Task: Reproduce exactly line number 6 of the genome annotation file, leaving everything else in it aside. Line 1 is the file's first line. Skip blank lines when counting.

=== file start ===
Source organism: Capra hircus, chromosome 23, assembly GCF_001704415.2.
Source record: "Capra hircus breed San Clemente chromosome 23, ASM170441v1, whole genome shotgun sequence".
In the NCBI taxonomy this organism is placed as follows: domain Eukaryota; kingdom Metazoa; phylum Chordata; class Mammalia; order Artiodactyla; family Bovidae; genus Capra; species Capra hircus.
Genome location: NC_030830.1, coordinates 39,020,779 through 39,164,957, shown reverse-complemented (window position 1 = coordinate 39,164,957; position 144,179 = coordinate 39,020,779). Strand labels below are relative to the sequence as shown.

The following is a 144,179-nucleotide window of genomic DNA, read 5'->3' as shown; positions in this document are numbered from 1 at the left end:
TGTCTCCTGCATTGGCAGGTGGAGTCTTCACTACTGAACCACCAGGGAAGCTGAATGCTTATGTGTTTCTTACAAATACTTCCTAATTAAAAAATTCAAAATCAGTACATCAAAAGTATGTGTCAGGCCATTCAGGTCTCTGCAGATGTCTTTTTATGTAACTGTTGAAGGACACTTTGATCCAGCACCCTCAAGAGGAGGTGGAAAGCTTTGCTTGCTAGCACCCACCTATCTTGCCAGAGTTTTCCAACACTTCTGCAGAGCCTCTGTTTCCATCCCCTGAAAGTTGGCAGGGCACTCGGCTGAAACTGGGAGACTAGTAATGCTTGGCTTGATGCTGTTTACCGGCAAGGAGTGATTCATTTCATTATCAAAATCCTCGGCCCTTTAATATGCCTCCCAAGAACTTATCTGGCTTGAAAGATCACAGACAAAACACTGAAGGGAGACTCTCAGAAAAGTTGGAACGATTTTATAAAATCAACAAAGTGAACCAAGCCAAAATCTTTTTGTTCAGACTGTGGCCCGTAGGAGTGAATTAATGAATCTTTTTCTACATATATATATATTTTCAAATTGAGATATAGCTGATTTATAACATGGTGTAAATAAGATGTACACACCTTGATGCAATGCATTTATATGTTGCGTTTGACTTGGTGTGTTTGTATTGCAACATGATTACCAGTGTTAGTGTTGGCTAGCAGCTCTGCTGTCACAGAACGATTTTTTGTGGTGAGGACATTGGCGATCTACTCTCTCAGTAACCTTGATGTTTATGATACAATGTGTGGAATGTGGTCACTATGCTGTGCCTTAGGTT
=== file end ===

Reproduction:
TGTCTCCTGCATTGGCAGGTGGAGTCTTCACTACTGAACCACCAGGGAAGCTGAATGCTTATGTGTTTCTTACAAATACTTCCTAATTAAAAAATTCAAAATCAGTACATCAAAAGTATGTGTCAGGCCATTCAGGTCTCTGCAGATGTCTTTTTATGTAACTGTTGAAGGACACTTTGATCCAGCACCCTCAAGAGGAGGTGGAAAGCTTTGCTTGCTAGCACCCACCTATCTTGCCAGAGTTTTCCAACACTTCTGCAGAGCCTCTGTTTCCATCCCCTGAAAGTTGGCAGGGCACTCGGCTGAAACTGGGAGACTAGTAATGCTTGGCTTGATGCTGTTTACCGGCAAGGAGTGATTCATTTCATTATCAAAATCCTCGGCCCTTTAATATGCCTCCCAAGAACTTATCTGGCTTGAAAGATCACAGACAAAACACTGAAGGGAGACTCTCAGAAAAGTTGGAACGATTTTATAAAATCAACAAAGTGAACCAAGCCAAAATCTTTTTGTTCAGACTGTGGCCCGTAGGAGTGAATTAATGAATCTTTTTCTACATATATATATATTTTCAAATTGAGATATAGCTGATTTATAACATGGTGTAAATAAGATGTACACACCTTGATGCAATGCATTTATATGTTGCGTTTGACTTGGTGTGTTTGTATTGCAACATGATTACCAGTGTTAGTGTTGGCTAGCAGCTCTGCTGTCACAGAACGATTTTTTGTGGTGAGGACATTGGCGATCTACTCTCTCAGTAACCTTGATGTTTATGATACAATGTGTGGAATGTGGTCACTATGCTGTGCCTTAGGTT